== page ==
Some species are more prone to escaping than others, especially Octopus vulgaris and Octopus briareus. It is said that bimacs are not prone to climbing out of aquariums but I believe it is better safe than sorry.

The water used for an octopus aquarium is of paramount importance! The water that comes out of our taps is for our consumption, not for cephalopods. It is safe for us to drink but potentially poisonous for an octopus!

Chemicals are added to our drinking water by the water authorities. This may include chlorine, chloramines, fluorine etc. Also, run off from farmland can produce high levels of nitrate and phosphate in our water supplies; something we really want to avoid putting into our aquariums.

To achieve pure, safe water, aquarists contemplating keeping a cephalopod should consider buying a Reverse Osmosis unit. This removes all unwanted toxins, however; you may be lucky and have water that is acceptable for cephalopods. Make sure you have your tap water tested properly.

Some aquarium shops sell reverse osmosis water (ROW) by the barrel or bucket full. It may be worth asking them about it!

Aquarium salt
The best way to provide seawater for your octopus aquarium is to buy synthetic sea salt from your local fish shop. This salt is specially made for aquaculture and other salts we may use in daily life will not do.

Many modern fish keepers who have marine fish keep the level of salt at a concentration lower than real seawater. Marine fish can tolerate this and aquarists feel it prevents parasites. An octopus tank HAS TO BE KEPT AT FULL STRENGTH SEAWATER! They will not survive if the salinity is too low!


Click image to enlarge. A simple 'swing arm hydrometer' like this one can be bought from your local fish shop. It's an inexpensive and reliable way to check the salinity of an octopus tank's water. Aim for a reading between 1.023 and 1.026.

Aquarium substrate
This topic is still up for debate in many circles as there are different ways to utilize the substrate of an aquarium with the filtration. Personally I prefer to keep the substrate as simple as a fine layer of aquarium sand. This is very easy to clean and does not become clogged with waste particles.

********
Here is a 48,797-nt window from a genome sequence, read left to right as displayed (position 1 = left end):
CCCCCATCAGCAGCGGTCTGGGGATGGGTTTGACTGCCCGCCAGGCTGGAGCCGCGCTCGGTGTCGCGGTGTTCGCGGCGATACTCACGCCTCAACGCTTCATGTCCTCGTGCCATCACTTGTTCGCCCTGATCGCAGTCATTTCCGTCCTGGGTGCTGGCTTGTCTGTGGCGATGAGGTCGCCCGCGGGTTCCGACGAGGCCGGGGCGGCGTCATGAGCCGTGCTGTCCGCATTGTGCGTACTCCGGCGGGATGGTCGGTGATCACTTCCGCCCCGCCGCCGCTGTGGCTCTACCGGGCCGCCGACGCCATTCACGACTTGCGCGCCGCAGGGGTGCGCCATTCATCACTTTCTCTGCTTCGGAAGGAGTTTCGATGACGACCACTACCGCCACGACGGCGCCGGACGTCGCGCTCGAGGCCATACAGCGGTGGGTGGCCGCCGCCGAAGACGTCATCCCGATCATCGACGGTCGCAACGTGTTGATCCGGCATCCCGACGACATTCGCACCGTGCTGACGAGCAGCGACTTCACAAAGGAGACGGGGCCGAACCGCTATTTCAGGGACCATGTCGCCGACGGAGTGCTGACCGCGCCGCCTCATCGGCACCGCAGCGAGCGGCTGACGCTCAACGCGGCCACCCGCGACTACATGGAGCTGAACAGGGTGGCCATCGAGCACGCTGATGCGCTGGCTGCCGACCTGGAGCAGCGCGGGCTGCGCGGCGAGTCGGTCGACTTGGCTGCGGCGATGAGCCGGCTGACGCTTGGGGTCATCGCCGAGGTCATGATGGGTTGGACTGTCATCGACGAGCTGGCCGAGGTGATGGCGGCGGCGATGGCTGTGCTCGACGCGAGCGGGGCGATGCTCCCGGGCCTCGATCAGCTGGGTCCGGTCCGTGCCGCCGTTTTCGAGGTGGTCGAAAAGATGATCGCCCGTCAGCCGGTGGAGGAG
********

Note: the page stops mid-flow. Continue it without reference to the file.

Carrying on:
Do not use course coral sand that is often sold for home aquariums, as this can be quite abrasive on a cephalopod's skin. Fine sand works better to a depth of 1".

There are exceptions to this rule; some species of octopus require a deep sand bed to hide in otherwise they may perish. Again it is important to know exactly what species of octopus you are setting up your tank for!

NB Undergravel filtration will not work in an octopus aquarium. The octopus may disturb the filter by digging and may even figure out how to climb down the uplift tubes and live UNDER the undergravel filter!

This is perhaps the single most important aspect of the octopus aquarium. Think of it as being like a life support machine. If the filtration fails the octopus will die.

The main aspect of a filter relies on the nitrogen cycle; click here for more information.

The octopus can produce three times as much waste as a fish of a similar mass so the filtration of an octopus aquarium has to be three times over spec for a tank destined for fish only!

There are many different forms of filtration. Here are some links to follow on the different types suitable for octopus aquariums:
Some people (myself included) use sumps when setting up octopus aquariums. It is an ideal place to keep equipment like heaters and protein skimmers, etc.

Carbon should be used within all octopus aquariums as it adsorbs excess waste from the water than can often make aquarium water look yellow. It is especially important to ceph keepers as it absorbs any ink if an octopus ejects any.

Live rock
No, not the kind of rock you may actually get blood out of but this term means that the rock has came from the sea, normally a coral reef and is encrusted with life forms like sponges and algae. More importantly, live rockhouses bacteria that help to break down the pollutants in the nitrogen cycle that affects our tanks. Live rock can be used both as an aesthetically pleasing aquascaping medium and as an important part of the tank's filtration.


Click image to enlarge.
This newly introduced piece of live rock already has signs of purple coralline algae growths. However, it is it's bacterial colonies that are of most interest to us.

Protein skimming
This is another very important piece of an octo-aquarium. A protein skimmer removes wastes from the water before the filter even has to worry about it. I recommend that all closed system aquariums used for cephalopods run a skimmer on a 24-hour basis. They also come into their own when a cephalopod inks in the water! The skimmer, just like the filter should be over-spec. However, any skimmer is better than no skimmer...